- Make an investment with 45 days of bringing the funds into the UK.
Unlike SEIS and EIS there are no limits on how much can be invested by an individual investor under Business Investment Relief.
Providing shares for employees in tech companies
Equity structures are common in tech companies. We explain how equity can be provided to employees in tech companies.
Providing shares to employees in tech companies
Awarding shares to employees in tech companies can be costly. Tech company shares are valuable. Tax implications for the employee may be severe. We help award shares to employees in the most tax efficient way.
Providing options to employees in tech companies
Most technology companies are qualifying companies for the purposes of HMRC approved share plans, such as EMI or CSOP. Granting options to employees gives tax advantages when the company is sold.
Capital gains tax on the sale of a technology company
Tech companies typically sell for high multiples. Getting the tax on the sale right is key.
Business Assets Disposal Relief (Entrepreneurs’ Relief) on the sale of shares
Shareholders can enjoy a reduced rate of CGT when they sell their shares under the regime known as “Business Assets Disposal Relief” (entrepreneurs’ relief) under which the rate of tax drops to 10%. Tech companies qualify.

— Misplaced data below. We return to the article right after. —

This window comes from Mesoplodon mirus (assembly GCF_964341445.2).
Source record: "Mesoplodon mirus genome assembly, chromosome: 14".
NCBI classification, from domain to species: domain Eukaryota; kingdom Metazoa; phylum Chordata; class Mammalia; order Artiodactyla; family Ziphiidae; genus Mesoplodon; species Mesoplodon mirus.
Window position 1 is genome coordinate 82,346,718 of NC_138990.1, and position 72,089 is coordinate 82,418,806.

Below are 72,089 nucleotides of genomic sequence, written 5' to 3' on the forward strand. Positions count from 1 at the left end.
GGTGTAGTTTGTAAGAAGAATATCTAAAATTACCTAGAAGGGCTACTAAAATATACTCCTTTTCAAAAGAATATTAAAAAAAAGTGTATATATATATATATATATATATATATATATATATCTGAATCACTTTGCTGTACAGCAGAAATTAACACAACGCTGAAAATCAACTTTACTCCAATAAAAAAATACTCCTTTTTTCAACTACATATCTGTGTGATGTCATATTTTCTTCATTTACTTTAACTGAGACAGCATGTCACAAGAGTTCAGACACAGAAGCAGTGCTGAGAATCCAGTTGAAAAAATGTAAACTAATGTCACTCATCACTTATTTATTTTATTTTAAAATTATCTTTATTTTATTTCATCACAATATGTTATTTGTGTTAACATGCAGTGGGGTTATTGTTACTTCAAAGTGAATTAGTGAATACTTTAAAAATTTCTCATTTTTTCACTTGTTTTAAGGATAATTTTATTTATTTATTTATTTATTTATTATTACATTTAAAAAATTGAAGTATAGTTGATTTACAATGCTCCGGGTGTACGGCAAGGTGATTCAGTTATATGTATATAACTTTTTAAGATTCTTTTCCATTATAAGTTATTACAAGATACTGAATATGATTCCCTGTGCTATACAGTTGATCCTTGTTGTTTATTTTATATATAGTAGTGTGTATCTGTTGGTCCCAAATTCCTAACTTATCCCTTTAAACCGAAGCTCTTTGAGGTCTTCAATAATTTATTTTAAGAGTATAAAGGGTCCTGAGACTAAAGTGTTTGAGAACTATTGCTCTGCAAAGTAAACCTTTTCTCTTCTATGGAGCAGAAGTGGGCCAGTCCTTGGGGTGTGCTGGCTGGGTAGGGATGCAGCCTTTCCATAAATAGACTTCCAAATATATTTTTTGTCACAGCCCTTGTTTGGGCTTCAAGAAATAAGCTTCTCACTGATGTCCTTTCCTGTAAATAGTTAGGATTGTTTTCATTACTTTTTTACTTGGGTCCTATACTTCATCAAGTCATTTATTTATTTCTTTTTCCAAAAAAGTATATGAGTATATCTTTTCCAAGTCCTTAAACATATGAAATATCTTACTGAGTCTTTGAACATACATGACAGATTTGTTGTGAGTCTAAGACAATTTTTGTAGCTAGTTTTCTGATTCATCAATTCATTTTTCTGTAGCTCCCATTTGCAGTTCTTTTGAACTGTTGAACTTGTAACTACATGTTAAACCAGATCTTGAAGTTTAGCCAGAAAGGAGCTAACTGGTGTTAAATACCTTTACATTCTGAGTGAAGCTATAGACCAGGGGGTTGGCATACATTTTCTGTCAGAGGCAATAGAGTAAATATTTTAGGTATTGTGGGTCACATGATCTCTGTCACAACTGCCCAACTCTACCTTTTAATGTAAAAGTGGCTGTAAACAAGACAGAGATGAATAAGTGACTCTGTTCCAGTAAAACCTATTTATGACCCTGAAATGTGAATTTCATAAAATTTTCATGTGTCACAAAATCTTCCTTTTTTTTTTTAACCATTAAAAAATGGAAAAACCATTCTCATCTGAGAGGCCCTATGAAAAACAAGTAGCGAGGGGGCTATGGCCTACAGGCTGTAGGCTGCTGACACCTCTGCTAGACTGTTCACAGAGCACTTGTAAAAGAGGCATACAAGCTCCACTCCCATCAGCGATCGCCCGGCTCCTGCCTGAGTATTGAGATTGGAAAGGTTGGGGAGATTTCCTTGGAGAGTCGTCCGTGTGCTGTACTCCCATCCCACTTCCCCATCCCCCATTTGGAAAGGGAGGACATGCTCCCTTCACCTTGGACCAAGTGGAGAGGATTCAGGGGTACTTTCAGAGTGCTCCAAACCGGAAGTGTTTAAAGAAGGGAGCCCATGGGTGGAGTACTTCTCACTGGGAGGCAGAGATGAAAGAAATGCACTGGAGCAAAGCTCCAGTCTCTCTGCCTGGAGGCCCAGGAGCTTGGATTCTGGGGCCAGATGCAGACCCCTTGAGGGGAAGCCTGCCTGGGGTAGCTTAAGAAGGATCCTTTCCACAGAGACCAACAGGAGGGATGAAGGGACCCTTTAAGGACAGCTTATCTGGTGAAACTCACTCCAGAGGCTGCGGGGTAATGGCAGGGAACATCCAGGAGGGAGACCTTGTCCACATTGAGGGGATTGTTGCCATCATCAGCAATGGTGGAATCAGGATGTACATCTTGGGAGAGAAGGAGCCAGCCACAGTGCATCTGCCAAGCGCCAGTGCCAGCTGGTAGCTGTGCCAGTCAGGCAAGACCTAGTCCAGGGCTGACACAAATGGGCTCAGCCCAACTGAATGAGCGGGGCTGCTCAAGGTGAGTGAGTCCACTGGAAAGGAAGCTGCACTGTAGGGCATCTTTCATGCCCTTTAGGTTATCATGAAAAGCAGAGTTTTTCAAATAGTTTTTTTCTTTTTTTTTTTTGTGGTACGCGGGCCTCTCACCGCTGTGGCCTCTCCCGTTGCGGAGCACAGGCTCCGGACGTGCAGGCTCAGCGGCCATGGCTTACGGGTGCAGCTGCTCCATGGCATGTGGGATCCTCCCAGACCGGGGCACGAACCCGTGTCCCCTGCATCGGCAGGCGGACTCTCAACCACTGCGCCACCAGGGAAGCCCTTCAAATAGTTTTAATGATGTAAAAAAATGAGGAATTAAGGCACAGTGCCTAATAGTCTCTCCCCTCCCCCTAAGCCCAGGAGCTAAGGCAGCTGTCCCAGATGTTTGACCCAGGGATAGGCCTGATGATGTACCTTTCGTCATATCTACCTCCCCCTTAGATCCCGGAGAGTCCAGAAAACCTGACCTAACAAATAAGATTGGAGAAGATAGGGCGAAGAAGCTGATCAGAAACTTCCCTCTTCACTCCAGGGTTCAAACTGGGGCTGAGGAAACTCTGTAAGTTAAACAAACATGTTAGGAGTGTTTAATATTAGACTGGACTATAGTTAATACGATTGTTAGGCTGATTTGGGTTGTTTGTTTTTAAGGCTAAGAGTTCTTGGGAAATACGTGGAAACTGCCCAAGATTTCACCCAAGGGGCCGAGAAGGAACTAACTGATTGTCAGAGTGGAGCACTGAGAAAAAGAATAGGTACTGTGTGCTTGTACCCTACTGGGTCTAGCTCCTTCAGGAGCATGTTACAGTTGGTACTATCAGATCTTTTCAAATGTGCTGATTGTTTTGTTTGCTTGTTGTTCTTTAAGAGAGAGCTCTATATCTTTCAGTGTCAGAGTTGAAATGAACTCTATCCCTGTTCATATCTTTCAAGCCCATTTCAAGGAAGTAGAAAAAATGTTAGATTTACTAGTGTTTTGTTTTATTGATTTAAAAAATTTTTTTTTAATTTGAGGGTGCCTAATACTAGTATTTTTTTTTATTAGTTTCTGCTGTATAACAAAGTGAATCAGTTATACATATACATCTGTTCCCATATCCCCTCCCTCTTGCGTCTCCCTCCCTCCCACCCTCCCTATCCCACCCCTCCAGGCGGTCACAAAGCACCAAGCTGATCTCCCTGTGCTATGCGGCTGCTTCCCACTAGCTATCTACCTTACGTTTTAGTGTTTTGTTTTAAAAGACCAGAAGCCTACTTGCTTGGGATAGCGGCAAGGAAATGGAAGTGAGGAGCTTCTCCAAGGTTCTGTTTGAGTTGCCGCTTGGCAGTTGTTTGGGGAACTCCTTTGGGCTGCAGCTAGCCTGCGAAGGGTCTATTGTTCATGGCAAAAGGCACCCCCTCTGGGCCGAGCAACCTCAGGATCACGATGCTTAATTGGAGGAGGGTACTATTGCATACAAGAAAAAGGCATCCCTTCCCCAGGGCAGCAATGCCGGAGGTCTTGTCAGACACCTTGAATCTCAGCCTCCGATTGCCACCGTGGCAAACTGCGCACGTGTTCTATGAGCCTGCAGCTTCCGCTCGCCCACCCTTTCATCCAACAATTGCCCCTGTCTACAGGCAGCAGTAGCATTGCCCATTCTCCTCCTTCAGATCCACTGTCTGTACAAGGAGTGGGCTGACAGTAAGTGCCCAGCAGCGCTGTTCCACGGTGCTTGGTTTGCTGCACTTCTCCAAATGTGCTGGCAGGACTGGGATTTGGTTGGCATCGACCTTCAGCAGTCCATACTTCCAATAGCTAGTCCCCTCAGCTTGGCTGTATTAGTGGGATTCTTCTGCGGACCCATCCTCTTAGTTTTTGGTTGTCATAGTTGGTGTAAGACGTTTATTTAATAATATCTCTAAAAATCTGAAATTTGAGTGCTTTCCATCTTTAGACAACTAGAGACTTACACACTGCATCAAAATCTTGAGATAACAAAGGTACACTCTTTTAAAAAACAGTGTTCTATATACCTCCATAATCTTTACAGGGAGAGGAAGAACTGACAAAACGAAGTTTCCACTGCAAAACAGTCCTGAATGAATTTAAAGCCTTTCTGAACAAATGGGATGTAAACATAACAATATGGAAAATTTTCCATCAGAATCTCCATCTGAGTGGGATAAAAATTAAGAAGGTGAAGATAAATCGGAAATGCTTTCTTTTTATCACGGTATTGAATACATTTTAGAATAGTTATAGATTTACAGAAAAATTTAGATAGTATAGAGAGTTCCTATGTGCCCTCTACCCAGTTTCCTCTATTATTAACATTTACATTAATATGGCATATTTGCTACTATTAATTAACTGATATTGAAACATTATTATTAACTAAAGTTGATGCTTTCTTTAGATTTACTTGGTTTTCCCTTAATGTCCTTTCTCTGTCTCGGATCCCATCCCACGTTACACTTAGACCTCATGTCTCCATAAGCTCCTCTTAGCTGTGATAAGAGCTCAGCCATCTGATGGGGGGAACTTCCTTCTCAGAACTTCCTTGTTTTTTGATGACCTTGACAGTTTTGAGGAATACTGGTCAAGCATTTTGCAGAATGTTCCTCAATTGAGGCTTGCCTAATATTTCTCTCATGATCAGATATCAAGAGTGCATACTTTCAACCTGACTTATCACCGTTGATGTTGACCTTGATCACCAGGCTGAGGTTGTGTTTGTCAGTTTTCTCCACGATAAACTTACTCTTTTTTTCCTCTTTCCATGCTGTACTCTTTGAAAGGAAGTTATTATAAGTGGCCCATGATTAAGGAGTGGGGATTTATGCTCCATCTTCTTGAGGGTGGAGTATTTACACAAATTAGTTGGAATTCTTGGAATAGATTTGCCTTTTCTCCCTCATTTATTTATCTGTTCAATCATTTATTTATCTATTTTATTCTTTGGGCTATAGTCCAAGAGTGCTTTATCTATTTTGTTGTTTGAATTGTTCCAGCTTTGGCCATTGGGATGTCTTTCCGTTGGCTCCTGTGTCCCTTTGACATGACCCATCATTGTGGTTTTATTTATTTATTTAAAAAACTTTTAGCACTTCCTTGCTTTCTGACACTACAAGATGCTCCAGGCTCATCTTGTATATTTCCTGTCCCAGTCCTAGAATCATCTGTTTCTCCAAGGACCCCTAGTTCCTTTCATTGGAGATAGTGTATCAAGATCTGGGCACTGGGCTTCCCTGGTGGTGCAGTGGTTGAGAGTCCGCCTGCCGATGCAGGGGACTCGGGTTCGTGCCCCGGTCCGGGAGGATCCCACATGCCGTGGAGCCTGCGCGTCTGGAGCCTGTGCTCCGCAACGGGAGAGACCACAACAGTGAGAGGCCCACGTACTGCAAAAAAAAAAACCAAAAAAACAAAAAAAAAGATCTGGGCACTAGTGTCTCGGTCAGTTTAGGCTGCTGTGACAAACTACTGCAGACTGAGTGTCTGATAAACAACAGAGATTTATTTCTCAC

If the business awards EMI options the shares acquired on exercise of EMI options by the option holders will qualify for Business Assets Disposal Relief (entrepreneurs’ relief).
Investors’ Relief on the sale of shares
Passive investors in tech companies enjoy 10% capital gains tax rate on the sale of tech company shares, provided they hold them for at least 3 years. There is no minimum shareholding requirement.
SEIS/EIS shares – no capital gains tax to pay
If you subscribed for your shares under SEIS or EIS then you will not have to pay Capital Gains Tax on a gain on your disposal of the SEIS or EIS shares. You will meet the conditions if:
- you have held the SEIS or EIS shares for at least 3 years (or if trade started after subscription 3 years from the start of trading); and
- you have received income tax relief in full on the whole of your subscription(s) for the SEIS or EIS shares and the income tax relief has not been withdrawn.
Succession planning in a technology company – tax on death
Shares can pass to your estate free of inheritance tax. In a nutshell the shares can be transferred under your estate free of inheritance tax if you qualify for Business Property Relief. That requires:
- The business is a trading company – generally quoted companies and investment companies will not qualify; and
- Must not be an asset in a holding company; and
- The company must not deal in securities, stocks or shares or carry out any other prohibited activity.
Change of voting rights following death of a shareholder
In private companies often the remaining shareholders do not want the family members receiving the shares to hold the same voting powers as the deceased. We do review articles and shareholders’ agreements to include powers for remaining shareholders to continue running the business.
Cross options permitting acquisition of shares following death
Another area to consider is the use of cross options. Cross options can be backed by insurance policies to finance the buy back of shares from the estate. A cross option will give named shareholders the right to acquire the deceased shares. We review practical aspects such as allowing time for the shareholders to arrange finance for any acquisition.